Our local food co-op is two blocks from my house. I've talked about this place many times before, but let me just go on a little bit more today as it does relate to the topic. Being the only store front food co-op in the entire state is no small thing. It is harder than hard to stand up against Whole Foods, Trader Joes, and major grocery stores with natural food departments, but they do it... they do it because they are dedicated beyond belief. If they can offer kale from Tobacco Road Farm, then they won't sell any shipped in from California. If Wayne's Garden garlic and onions are in, there is no need to ship them up from Florida. And the eggs? You'll never find an out of state egg on their shelves... the list goes on. Aside from the overwhelming opportunities for farmers to sell their fruits, veggies, dairy, and eggs; there is also the immense satisfaction that I get as a consumer knowing that I am helping to provide health insurance, a fair wage, and a blissful work environment for Alice, Bruce, Jeff, Chad, Jon, Mark, and so forth. I put my trust and my faith in their hands, and they have never let me down. It really, really matters to me that I do more than my fair share to keep this precious place in business, especially in today's bizarre world of grocery shopping.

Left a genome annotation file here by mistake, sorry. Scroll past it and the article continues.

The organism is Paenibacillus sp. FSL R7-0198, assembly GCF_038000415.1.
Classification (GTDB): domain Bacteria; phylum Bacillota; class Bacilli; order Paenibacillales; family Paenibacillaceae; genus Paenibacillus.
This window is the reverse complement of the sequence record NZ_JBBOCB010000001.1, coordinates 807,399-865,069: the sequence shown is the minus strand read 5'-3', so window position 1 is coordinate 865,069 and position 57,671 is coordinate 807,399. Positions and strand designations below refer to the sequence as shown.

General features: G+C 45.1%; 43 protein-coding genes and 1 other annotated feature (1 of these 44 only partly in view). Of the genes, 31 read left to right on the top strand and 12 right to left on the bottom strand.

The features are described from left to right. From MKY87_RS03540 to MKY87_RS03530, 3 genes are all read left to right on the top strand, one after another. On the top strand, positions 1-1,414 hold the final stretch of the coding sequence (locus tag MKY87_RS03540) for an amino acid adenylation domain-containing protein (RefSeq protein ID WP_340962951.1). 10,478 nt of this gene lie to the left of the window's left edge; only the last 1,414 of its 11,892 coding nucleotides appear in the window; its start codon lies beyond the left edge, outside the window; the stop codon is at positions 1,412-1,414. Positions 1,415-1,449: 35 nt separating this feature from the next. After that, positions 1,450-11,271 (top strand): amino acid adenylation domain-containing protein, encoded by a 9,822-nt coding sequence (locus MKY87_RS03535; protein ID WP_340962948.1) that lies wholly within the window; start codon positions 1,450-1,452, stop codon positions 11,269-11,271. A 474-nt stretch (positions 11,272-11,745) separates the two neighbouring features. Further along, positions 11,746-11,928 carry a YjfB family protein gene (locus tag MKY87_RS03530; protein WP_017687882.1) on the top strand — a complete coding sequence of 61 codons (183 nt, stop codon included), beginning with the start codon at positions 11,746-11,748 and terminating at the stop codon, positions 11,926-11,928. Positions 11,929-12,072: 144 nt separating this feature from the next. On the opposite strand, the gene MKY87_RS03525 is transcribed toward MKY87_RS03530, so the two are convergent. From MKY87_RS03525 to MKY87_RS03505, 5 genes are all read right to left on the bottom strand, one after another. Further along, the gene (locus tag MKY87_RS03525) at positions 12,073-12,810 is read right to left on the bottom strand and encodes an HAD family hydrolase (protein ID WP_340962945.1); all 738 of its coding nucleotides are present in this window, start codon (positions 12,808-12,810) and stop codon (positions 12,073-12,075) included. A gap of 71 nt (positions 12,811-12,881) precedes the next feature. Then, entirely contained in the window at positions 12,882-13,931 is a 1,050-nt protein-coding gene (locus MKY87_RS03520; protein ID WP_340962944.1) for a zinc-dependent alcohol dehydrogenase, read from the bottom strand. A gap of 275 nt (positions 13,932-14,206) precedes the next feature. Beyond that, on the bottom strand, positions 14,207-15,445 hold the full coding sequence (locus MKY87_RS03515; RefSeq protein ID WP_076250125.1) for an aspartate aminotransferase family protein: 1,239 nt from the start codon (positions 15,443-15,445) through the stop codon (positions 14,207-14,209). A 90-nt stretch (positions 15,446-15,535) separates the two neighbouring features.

So, yes there are a very few CSA's in the area. None really within driving distance for us. My Farmers' Market neighbor is dipping his toes into the world of CSA by maintaining a small (I believe 10 families) email list that he sends a notice out to early in the week notifying them with what he has, what he can put together in a basket for that week and a price, they respond if they'd like in on the week's offering and come pick it up at his farm. For now, he feels good about the arrangement. In the future he may grow into a more typical CSA operation, but says he'd be too nervous at this point about the success or failure of the year's crops to go down that road. He acknowledges that as members/shareholders that is what we are signing on for, he's just not ready to go there yet. Maybe someday.